New airline seats may be coming, for safety not legroom
FAA meeting Tuesday will take up issue of requiring new protective features.
Almost 12 years ago, Congress mandated that the Federal Aviation Authority (FAA) consider new regulations to make seats tougher so they would be more likely to protect passengers in a crash landing.
After years of hearings and studies, it appears the agency is at long last getting close to a final rule that would require airlines to retrofit the vast majority of their seats within the next four years.
On Tuesday, the FAA will hold a public meeting to hash out the issue with seat manufacturers, airlines, and plane manufacturers. The public will have 30 days to comment before the rule is finalized.
The seat issue is a hot one for the FAA. The new seats may be heavier, requiring the planes to use more fuel. And, as planes get new seats, they will be taken out of service for at least a half day. Boeing estimates the vast majority of the 12,000 planes around the world will be affected. And the FAA estimates it will cost airlines in the United States almost $1 billion.
The returns for the safer seats are hard to quantify. The FAA estimates better seats will prevent 210 to 410 fatalities and 220 to 240 serious injuries over a 20 year period. Translating that into a cost benefit, the FAA says it would range from $680 million to $1.2 billion.
But the seat manufacturers maintain it's an important safety issue. "When you have occupants and pieces of the seats loose in the aircraft, it's dangerous - for example, they can block an [exit]," says Stan Desjardins, president of Simula Safety Systems Inc., a seat manufacturer in Tempe, Ariz.
In the past, seats had to hold together at nine times a person's body weight and were called 9G seats. But FAA studies found that in a "survivable" crash the loads were much higher than expected, especially on the track, the metal strip that holds the seats to the floor.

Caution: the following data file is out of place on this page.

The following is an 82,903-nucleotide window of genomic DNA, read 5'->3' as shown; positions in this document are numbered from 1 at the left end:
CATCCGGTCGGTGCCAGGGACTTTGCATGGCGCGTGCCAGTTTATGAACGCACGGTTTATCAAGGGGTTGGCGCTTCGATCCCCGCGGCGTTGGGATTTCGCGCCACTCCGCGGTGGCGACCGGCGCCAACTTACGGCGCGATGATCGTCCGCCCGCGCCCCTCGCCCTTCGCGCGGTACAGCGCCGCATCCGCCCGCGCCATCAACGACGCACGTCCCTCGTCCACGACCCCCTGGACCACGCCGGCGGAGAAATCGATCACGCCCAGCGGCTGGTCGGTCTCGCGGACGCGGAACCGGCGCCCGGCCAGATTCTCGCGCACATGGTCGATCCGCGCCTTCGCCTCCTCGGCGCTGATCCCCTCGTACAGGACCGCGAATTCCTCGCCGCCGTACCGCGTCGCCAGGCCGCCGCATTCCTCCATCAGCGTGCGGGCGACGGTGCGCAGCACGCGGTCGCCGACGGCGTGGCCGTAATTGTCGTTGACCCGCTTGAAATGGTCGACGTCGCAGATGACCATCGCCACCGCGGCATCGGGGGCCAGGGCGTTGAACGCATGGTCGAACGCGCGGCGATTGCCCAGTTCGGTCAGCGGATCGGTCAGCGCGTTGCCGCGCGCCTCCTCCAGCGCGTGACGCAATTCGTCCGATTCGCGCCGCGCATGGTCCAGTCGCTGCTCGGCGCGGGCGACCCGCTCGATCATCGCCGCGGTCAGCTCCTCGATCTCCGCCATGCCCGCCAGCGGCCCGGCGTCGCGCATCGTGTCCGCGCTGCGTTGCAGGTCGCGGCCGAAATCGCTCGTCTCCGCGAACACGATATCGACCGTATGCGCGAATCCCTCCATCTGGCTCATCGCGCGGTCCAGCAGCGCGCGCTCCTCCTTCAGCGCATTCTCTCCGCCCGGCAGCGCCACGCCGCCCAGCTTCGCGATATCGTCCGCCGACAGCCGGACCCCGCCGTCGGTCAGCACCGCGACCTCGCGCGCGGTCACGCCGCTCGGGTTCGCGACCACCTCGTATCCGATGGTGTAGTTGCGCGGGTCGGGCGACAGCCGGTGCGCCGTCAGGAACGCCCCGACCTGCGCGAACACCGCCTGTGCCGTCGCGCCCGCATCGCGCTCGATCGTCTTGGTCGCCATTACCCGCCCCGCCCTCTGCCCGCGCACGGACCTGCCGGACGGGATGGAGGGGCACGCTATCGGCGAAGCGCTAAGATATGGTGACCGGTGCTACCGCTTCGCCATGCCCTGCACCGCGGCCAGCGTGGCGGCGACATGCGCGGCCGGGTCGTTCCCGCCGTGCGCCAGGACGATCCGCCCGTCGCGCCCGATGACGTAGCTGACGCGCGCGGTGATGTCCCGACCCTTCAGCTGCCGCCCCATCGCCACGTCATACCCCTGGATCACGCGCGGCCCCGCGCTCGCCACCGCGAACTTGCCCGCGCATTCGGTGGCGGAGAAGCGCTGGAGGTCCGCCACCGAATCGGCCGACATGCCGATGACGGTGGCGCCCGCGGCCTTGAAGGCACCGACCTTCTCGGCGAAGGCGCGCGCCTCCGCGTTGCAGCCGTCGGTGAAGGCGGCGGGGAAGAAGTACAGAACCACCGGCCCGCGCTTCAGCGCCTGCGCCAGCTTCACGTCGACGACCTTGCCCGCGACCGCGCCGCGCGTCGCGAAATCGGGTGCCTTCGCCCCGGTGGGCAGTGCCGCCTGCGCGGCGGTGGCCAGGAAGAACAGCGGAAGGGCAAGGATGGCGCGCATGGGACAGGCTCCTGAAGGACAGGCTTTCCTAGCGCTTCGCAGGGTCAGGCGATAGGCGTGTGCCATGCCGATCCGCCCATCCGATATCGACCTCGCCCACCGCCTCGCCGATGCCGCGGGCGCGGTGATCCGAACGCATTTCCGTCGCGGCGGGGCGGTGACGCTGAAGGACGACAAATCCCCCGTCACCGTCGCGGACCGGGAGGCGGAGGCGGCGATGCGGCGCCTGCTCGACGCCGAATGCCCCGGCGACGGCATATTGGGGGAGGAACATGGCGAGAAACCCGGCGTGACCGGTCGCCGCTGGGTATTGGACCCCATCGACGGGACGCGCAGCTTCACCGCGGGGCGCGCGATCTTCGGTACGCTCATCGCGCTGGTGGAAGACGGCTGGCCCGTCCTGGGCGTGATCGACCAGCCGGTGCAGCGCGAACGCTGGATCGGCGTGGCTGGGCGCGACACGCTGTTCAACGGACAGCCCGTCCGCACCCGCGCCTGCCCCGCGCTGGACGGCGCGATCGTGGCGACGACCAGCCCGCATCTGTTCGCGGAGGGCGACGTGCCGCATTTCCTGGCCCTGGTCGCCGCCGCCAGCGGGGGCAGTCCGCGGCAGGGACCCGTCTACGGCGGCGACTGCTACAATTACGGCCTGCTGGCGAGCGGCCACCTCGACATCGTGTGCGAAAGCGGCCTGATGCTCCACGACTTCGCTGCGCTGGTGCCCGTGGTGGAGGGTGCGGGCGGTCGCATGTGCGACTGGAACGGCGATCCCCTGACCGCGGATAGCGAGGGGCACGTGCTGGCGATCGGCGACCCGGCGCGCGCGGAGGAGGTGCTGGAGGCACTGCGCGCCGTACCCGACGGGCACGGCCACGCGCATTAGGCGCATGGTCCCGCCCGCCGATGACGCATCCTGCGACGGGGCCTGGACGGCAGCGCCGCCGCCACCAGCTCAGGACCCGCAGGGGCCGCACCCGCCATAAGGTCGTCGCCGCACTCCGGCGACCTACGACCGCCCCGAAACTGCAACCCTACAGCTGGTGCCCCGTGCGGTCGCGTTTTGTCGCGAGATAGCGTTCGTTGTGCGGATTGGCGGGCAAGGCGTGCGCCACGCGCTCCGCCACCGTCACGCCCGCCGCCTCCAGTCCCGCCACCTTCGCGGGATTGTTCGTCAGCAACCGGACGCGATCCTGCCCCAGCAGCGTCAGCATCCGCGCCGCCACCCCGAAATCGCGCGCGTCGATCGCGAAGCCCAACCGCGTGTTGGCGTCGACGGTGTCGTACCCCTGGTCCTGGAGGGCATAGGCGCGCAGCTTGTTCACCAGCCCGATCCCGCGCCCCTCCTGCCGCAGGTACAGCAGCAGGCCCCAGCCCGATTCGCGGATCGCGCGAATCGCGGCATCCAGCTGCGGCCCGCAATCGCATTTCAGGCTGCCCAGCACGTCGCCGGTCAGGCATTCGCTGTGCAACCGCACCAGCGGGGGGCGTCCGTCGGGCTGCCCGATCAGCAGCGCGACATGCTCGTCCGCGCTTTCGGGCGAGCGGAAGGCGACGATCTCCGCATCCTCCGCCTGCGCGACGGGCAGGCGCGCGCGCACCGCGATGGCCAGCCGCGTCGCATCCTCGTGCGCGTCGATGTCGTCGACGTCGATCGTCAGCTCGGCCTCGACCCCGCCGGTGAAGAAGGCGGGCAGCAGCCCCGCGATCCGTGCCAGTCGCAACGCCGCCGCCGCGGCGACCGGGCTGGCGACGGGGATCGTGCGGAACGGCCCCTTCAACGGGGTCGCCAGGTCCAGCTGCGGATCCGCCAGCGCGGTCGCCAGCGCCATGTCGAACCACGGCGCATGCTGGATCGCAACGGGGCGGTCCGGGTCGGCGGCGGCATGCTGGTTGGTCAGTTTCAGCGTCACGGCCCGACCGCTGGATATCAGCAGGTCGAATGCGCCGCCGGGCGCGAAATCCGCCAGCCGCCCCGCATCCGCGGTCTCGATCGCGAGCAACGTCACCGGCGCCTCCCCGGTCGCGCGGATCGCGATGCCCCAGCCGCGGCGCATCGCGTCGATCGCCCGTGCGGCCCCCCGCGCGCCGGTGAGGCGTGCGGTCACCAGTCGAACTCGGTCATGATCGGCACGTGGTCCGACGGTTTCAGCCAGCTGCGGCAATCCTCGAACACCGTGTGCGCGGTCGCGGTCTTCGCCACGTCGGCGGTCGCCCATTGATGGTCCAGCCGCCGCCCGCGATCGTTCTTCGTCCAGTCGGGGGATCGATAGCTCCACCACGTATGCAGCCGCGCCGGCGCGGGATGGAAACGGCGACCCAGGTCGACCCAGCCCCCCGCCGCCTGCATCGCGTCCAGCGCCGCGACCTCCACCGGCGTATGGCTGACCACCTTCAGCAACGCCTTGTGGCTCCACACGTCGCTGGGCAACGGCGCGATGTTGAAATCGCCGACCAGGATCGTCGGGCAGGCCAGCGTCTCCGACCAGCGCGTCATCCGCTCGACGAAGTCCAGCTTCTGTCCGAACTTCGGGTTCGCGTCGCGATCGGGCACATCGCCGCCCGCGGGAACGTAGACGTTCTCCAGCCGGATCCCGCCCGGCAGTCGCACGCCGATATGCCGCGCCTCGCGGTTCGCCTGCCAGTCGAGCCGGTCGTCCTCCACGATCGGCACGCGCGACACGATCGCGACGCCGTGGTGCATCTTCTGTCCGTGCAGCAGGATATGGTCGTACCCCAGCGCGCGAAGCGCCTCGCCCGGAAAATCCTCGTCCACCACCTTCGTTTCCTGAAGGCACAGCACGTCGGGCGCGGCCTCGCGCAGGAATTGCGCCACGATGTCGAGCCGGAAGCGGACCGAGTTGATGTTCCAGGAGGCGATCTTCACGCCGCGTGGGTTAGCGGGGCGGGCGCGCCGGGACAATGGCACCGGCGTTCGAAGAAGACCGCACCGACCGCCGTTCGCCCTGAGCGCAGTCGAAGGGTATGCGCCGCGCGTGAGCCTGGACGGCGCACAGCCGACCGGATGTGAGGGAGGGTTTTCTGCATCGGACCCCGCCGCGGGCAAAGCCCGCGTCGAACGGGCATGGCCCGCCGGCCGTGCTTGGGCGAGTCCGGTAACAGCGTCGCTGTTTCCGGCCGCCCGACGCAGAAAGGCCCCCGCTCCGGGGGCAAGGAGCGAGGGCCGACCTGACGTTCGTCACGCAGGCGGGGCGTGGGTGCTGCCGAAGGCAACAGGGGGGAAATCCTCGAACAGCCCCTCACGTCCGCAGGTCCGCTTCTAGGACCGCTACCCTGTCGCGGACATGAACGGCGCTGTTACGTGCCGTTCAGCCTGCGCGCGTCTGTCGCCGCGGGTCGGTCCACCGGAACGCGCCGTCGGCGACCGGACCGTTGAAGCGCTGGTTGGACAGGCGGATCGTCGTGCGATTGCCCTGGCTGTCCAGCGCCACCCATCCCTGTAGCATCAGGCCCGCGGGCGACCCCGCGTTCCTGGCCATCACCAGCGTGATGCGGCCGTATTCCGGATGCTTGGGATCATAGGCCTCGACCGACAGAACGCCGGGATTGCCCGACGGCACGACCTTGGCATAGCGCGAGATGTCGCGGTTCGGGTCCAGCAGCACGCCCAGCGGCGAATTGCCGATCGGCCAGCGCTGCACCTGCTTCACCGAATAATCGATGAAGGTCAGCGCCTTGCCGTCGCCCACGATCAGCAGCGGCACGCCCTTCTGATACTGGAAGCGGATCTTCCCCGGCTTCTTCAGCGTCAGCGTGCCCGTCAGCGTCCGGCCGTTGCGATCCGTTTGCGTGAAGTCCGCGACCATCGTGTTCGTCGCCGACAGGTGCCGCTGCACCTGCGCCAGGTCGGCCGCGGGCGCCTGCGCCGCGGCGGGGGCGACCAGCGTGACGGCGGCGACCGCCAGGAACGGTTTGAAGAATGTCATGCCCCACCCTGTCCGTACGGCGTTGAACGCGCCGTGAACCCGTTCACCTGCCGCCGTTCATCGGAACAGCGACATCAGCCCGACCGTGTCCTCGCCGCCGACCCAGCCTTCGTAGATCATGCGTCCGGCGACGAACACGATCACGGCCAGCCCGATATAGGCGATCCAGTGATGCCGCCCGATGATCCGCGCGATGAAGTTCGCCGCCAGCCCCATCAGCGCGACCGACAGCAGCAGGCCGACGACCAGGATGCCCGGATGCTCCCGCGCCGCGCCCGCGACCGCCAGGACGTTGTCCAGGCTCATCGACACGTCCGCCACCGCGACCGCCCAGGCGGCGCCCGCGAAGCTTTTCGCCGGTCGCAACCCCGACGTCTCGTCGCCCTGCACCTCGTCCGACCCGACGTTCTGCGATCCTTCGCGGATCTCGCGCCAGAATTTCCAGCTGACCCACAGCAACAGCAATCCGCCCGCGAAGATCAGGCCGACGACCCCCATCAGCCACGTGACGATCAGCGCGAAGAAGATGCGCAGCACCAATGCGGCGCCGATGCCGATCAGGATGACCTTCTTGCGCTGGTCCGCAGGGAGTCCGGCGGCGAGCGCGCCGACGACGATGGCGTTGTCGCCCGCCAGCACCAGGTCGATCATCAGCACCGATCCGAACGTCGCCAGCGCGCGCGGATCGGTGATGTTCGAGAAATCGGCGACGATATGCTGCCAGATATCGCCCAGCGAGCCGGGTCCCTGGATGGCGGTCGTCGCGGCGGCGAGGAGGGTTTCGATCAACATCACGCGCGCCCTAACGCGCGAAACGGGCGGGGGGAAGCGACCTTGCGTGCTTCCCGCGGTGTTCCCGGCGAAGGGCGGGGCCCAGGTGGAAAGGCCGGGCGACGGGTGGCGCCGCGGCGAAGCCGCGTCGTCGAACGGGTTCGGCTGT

For example, in 1989 a British Midlands flight on its way to Belfast, Northern Ireland, from London's Heathrow Airport crashed in a field as it tried to make an emergency landing. After the incident, which killed 47 passengers and seriously injured 66, investigators examined the seats on the Boeing 737-400.
In one section, investigators found that only 40 percent of the wide-body plane's seats had remained fully attached to the floor. The seats in the plane were 16G seats, but Boeing estimates the passengers were under 22Gs to 28Gs during the crash. In a filing with the FAA, Boeing concluded, "All passenger seats remained attached to seat tracks where [the] floor stayed intact."
That crash and other data prompted the FAA to reconsider its seat criteria. Beginning in 1986, static tests using weights attached to a dummy in the seat were replaced with simulations in which the seat actually moves. A crash dummy is accelerated into a brick wall at a speed with the impact of 16Gs.
In the proposed new rule, the FAA wants to measure data on head impact (most who died in the British accident had fatal head injuries), knee impact, and whether the seat stays in the track.
Keeping seats in their tracks
In a survivable crash, it's critical that the seat operate correctly. According to a review of accidents between 1970 and 1983 by Civil Aeromedical Institute (part of the FAA), there were serious or fatal injuries 90 percent of the time when a seat was released from its track. The fatality rate dropped to below 25 percent when the seat stayed in its track but was damaged. If the seat was undamaged, the fatality rate was about 5 percent.
Over the years, seat manufacturers have improved seat design. For example, Simula's seats now absorb some of the energy before putting pressure on the floor attachment.
Other companies use metal that intentionally deforms or stretches. "It turns out you need some energy-absorbing quality to stay attached to the floor structure," says Mr. Desjardins.
Airbags and over-the-shoulder belts
The FAA also may require bulkhead seats (those facing a partition) to have more protection, such as airbags or improved, over-the-shoulder seatbelts.
The Air Transport Association, which represents the airlines, would not comment for this story but reportedly opposes the new rule.
Boeing, which has already submitted a document to the FAA, is not opposed to the change but wants to have its current 16G seats grandfathered in as acceptable. It also questions whether the seat manufacturers could meet the FAA's timetable. And it worries that stronger seats may require a redesign of the floor, which is designed for 9Gs.